Rose of Tralee: ‘Why shouldn’t married and transgender women be allowed to participate?’ – Participants welcome a more inclusive pageant

The Rose of Tralee Festival is back after a two-year hiatus and yesterday there was a warm endorsement from the 33 participants for new rules reflecting the modern times.

Married women can now participate, the maximum age for participants has been raised to 29, and transgender women can also participate.

Galway Rose Clare Ann Irwin said it was “absolutely fantastic” that the criteria for entry had been expanded.

“It wouldn’t have affected me directly because I’m not married, I’m not trans and I’m only 26 years old, but I think it’s absolutely amazing,” she said.

“Why shouldn’t they be allowed to party and be part of an inclusive and incredible festival?

“Ultimately it celebrates women and I think the changes to the criteria are really a sign of the times and how progressive we have become as a nation.

“In my opinion, married women and women in their 20s tend to have more life experiences.

“It’s amazing that diverse women from all walks of life are brought together.”

Jenny Byrne, 25, this year’s Cork Rose, said she wholeheartedly approves of the move to raise the maximum entry age to 29.

“I think it’s really good that women who are a bit older are allowed to participate because I’m 25 years old and over the past few years I probably would have felt some pressure to get in before my time was up.

“At least we have a little more time with the widening of the age range. I would still consider women in their 30s as young women.

“Anything that takes the festival forward and brings it closer to the 21st century and mainstream acceptance is brilliant.

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“We’re constantly seeing the festival and society in general changing and evolving, so I think it’s great that we’re moving with the times.”

Rachel Duffy, 23, representing Westmeath, is delighted that something as traditional as the Rose of Tralee is moving with the times.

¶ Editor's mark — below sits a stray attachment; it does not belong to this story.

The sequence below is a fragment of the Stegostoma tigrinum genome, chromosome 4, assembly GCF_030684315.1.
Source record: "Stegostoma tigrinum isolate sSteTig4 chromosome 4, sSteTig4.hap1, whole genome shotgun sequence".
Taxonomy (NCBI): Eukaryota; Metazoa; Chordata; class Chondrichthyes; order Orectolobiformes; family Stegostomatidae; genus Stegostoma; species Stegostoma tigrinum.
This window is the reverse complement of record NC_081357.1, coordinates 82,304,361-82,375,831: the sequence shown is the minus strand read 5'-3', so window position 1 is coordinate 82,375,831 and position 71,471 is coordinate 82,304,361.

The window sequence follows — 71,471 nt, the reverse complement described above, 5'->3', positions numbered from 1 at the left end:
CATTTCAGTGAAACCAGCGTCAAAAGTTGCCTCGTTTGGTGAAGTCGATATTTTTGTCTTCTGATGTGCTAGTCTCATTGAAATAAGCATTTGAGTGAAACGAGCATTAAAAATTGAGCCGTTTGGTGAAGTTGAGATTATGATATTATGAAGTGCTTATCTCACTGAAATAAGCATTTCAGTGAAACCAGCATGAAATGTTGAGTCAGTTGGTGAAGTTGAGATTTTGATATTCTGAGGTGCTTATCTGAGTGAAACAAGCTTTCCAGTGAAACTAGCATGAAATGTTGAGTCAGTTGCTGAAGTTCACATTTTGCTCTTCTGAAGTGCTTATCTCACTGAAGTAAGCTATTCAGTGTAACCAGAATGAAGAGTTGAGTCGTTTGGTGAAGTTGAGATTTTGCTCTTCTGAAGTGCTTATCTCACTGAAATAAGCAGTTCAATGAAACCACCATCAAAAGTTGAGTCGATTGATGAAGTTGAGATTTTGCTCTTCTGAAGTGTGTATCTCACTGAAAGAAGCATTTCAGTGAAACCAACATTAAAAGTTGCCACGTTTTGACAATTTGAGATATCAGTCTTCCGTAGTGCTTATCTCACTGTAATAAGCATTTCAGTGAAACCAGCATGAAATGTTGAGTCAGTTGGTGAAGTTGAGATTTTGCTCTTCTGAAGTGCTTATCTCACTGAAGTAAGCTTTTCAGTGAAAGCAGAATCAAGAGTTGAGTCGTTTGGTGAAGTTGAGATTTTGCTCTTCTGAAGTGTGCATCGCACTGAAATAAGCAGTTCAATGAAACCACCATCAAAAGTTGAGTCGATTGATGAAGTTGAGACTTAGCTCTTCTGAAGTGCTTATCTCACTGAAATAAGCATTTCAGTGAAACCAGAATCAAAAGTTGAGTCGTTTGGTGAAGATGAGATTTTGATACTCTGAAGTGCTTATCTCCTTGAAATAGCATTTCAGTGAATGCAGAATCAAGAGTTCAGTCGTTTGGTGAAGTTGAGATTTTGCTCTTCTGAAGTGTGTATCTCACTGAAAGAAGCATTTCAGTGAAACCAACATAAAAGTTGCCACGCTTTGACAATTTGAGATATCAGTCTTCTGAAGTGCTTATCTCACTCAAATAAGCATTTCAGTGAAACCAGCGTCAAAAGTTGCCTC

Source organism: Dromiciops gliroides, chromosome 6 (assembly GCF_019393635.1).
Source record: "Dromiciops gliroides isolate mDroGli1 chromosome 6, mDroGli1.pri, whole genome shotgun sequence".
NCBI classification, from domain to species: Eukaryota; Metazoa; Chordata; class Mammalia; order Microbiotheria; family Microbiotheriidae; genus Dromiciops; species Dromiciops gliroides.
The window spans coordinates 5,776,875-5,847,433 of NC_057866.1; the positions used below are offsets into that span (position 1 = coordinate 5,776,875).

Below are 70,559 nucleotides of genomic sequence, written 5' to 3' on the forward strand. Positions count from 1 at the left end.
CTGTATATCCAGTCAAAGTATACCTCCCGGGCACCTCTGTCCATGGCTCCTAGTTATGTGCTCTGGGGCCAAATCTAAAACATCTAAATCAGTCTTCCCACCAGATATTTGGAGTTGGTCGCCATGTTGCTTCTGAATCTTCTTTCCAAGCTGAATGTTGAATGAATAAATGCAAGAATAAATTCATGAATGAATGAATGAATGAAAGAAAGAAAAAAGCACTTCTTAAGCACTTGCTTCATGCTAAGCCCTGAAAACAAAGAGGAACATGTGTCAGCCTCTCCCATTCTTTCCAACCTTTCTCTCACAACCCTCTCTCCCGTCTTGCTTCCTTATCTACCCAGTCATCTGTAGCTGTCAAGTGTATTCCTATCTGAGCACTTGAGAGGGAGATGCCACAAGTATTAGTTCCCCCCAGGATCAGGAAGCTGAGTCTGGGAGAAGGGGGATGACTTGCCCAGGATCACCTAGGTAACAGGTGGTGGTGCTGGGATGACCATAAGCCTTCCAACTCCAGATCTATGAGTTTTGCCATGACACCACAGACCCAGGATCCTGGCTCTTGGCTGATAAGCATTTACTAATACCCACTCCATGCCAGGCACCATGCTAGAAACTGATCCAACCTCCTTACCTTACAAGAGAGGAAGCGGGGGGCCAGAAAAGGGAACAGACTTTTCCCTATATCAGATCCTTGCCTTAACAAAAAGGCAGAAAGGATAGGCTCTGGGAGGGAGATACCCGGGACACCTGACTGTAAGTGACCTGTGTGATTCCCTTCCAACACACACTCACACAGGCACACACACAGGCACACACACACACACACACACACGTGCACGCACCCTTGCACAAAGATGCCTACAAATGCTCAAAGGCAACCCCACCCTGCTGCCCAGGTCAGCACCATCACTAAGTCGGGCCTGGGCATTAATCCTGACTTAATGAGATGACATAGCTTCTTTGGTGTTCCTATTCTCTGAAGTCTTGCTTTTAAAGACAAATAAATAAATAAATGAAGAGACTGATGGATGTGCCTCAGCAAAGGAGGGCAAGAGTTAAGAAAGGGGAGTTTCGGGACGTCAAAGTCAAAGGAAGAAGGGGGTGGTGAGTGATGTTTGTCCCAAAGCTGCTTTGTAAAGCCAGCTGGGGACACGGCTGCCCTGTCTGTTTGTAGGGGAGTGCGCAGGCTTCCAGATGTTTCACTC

“I think the Rose of Tralee is something that’s so traditional within the framework of Irish culture and life and Ireland has come a long way in many ways over the last 30 or 40 years in terms of inclusion and diversity,” said you.

“And I think now to see how the Rose of Tralee gives people space to just be themselves and be proud of who they are, no matter how they identify or whether they’re single or married or have a child , I think brilliant .

“It’s great to see how it goes with the times. There is always room for improvement and to see the Rose of Tralee making those improvements is amazing.”

All three women said they decided to enter their local Rose competitions to make new friends because of a craving for socializing in the wake of the Covid-19 pandemic.

“I thought entering the Cork Rose competition would be a great way to make new friends and meet some people in my home county that I’ve been away from and then returned to,” said Ms Byrne.

“And I think even after Covid we were lonely and stuck at home. I ended up meeting some really nice girls who I’ve stayed in touch with. It was a great way to meet new people.”

Ms Irwin said she entered the Galway Rose competition because many of her friends had emigrated and she wanted to meet new people, but she also wanted to share her story of working in a male-dominated profession.

She is the first embalmer and undertaker to work in her family’s funeral home since it was founded in 1834.

After working as a teacher for three years, she decided that her true calling was in the funeral industry, but she was discouraged from pursuing this profession at a young age because of her gender.

“I’m so much happier in the funeral business. I could have continued teaching – it’s a nice job and I loved it, but I knew deep down that it wasn’t my true purpose.” Rose of Tralee: ‘Why shouldn’t married and transgender women be allowed to participate?’ – Participants welcome a more inclusive pageant

Fry Electronics Team

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